Now is the time to plan an outing to a local sugar house to learn about the ancient art of making syrup from the sap of maple trees. Since maple syrup is produced only in northeastern North America, I consider it to be one of the most special agricultural products made in Connecticut. If you’ve never seen sap collected from sugar maples and cooked down until it’s syrup, make it your mission to attend one of the events below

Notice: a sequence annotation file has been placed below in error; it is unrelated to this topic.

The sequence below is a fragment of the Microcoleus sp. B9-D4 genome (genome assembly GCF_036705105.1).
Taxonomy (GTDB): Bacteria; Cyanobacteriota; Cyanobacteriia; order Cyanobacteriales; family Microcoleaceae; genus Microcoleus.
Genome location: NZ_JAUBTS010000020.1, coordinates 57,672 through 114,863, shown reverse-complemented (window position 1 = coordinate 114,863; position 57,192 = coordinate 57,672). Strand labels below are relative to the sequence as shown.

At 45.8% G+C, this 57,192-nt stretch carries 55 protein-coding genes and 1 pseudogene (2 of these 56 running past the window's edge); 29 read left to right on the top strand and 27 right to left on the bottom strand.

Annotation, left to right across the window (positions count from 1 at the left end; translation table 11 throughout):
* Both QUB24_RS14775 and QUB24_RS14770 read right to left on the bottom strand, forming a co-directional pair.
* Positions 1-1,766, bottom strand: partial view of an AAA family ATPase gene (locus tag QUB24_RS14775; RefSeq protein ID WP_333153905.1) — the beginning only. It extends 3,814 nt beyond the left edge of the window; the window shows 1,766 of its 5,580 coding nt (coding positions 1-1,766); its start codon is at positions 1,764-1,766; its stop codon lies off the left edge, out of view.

This March is the time to plan a visit to a sugar house and gain an appreciation for the ancient art of making syrup from the sap of maple trees. Maple sugaring, which takes place mid-February to the end of March, starts with tapping maple trees and slinging collection buckets from them to collect the sap. It take 40 gallons of sap to make one gallon of syrup! Collected sap is brought to the maple sugar house to be boiled until it reaches the syrup stage. It’s then poured off, strained and cooled for bottling.